Thursday, January 6, 2011

What Kind of Home Educators Are We?

When asking myself the question, "What kind of home educators are we?" I find myself in pit of confusion. I mean I know what works for us, however, I have never found a label for it and over the years I find there are more like us that are not. I find it truly hard to pigeon-hole educators into a single slot – Charlotte Mason, Classical, Waldorf, and Montessori or are you unschoolers or traditional text book users? We each are simply a collection of what inspires us to do our best and be our best for our children. When you first begin you try this and know it will work – right? Then you realize that maybe it's not the right fit for your child or children and you try another avenue because you are seeing that all things don't fit every child or even your own style of understanding. Over time you collect, use, discard and keep what works, thus your educational methods become a composite of various types blended together. Also there is that living life factor that truly gives shape to the true value of your children's education – dare I say it – true education isn't about papers, pencils and books – but you knew that, right? But to be honest this was an important fact that came with the years for me I didn't start out that way. It was a fact I learned by watching my boys and seeing how each of them learned and retained information the best.

One child liked Classical methods and buried himself in Greeks and Romans when he was young and now he is a true just give me the facts kind of guy. Another flourished with unschooling methods and is a genius with building and mechanical things and his ability to look at a simple machine and see what is out of place is amazing. He is also our family advocate for anything rebuild, recycle and be "Green." The youngest is a true Charlotte Mason child. He loves to be read to, draws & paints pictures of animals and plants. He has love for nature that is unending – not matter how creepy. Then there is the thread that weaves this all together for us as a family Waldorf.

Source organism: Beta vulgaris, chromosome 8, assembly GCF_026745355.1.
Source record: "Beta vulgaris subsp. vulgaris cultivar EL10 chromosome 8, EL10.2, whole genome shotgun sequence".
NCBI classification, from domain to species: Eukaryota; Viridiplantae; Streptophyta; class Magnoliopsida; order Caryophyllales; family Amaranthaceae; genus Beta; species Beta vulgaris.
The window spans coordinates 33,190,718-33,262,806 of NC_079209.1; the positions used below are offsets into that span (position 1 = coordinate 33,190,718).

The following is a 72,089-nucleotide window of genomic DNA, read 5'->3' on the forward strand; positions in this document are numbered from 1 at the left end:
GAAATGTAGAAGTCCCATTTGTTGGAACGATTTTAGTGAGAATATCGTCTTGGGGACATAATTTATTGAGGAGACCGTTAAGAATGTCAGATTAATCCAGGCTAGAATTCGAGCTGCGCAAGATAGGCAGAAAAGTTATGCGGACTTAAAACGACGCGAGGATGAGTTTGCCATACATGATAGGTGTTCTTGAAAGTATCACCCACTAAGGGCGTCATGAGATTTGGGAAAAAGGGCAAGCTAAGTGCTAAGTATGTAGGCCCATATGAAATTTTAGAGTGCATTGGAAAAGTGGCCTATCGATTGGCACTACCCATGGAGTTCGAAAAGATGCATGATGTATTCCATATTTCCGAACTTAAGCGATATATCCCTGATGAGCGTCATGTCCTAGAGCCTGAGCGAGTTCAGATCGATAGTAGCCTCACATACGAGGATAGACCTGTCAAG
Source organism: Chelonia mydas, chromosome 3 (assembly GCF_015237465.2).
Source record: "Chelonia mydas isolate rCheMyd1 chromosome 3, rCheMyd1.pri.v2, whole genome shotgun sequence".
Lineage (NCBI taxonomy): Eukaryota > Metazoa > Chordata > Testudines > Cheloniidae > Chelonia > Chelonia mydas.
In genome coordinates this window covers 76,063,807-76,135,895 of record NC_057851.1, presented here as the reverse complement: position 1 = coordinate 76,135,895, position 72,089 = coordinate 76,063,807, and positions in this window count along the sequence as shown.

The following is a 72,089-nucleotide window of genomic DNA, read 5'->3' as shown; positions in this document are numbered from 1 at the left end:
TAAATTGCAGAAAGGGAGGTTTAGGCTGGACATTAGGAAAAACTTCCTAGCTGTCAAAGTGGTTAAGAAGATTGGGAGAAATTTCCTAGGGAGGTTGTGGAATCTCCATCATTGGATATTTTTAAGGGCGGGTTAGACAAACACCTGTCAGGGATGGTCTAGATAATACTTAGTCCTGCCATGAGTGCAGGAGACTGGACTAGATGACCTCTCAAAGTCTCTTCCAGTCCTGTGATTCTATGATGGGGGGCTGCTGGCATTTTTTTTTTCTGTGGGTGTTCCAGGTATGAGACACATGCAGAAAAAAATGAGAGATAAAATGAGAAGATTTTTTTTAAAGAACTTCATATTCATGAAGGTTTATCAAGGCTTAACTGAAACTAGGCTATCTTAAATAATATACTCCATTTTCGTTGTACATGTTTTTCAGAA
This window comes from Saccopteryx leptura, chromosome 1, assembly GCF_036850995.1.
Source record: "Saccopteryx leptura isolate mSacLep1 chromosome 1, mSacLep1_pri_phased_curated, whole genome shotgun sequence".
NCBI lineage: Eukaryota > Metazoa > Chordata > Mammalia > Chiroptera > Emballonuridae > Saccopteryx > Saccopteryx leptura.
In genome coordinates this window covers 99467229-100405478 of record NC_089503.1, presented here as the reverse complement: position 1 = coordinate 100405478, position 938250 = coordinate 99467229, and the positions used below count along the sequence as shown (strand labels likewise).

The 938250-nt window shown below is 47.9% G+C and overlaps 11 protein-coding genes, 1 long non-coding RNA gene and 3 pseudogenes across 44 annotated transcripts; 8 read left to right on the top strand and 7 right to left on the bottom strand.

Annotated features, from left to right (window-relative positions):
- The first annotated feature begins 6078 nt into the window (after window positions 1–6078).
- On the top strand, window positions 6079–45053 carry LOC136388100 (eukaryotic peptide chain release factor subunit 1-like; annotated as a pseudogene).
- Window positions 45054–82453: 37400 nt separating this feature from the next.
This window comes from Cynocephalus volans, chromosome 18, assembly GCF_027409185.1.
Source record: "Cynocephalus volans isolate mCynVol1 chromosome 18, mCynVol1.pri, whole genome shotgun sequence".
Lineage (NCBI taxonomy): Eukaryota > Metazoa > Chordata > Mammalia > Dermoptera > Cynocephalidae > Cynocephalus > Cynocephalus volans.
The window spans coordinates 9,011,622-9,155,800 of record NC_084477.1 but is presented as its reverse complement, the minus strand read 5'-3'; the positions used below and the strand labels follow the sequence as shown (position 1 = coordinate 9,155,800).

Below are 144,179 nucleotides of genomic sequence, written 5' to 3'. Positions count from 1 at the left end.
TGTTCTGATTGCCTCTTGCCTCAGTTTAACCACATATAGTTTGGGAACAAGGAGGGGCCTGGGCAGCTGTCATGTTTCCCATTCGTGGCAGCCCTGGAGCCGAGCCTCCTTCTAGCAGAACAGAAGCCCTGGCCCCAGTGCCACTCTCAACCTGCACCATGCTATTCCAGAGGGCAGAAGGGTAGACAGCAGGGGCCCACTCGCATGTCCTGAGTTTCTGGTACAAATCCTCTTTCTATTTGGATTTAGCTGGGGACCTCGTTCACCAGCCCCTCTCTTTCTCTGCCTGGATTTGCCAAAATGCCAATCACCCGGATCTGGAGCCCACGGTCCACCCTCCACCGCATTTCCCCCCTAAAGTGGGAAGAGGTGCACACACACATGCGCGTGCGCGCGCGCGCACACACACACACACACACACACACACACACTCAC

It is through Waldorf that I learned to create a rhythm for our year, months, weeks and days. A true rhythm for life. It seemed to take all the loose ends over the years and weave them into a beautiful blanket that covers us with love, peace, hope and happiness. It has given us a pace of moving through our days that that lets us breathe – there is no more hurry scurry, got to get this and that done that drew us to tears in the past. It has simplified and brought true mindfulness to our lives. Each child, although their interests are varied and each learn in a different manner also learn from each other so there is a little extra thing going on every day to enrich their knowledge of the world around them. We try to live, eat, and celebrate by the seasons which has turned out to be great fun and learning experience all in itself.

If you are using the wrong method for the child you can spend all the money in the world on curriculum and they will not learn a thing and be miserable in the process. True learning happens when we like and even love that which we are learning about- it doesn't matter how I go about teaching the 3 R's just so that there is a connection made in a way that my child can understand it.

This year the Classical child enters 8th grade and wants to know more about the world globally, its cultures and missions work. The "Green" unschooler is in grade 5 and into inventors and their inventions and our little Charlotte Mason man is in grade 2 and is r learning about the plants and bugs, animals and poetry with a lap book here and there. I use to tremble at the thought of three different grades and teaching methods but now I see the calm and centered learning experience that each child has and how well they learn in having their own special world to share with the family. I see the wisdom of how learning needs to be structured for some and for others they simply need to be guided. The full potential of each child lies within himself and our (hubby & I) task is to find what they need to bring it out to share with the world. That's what kind of home educators we are.

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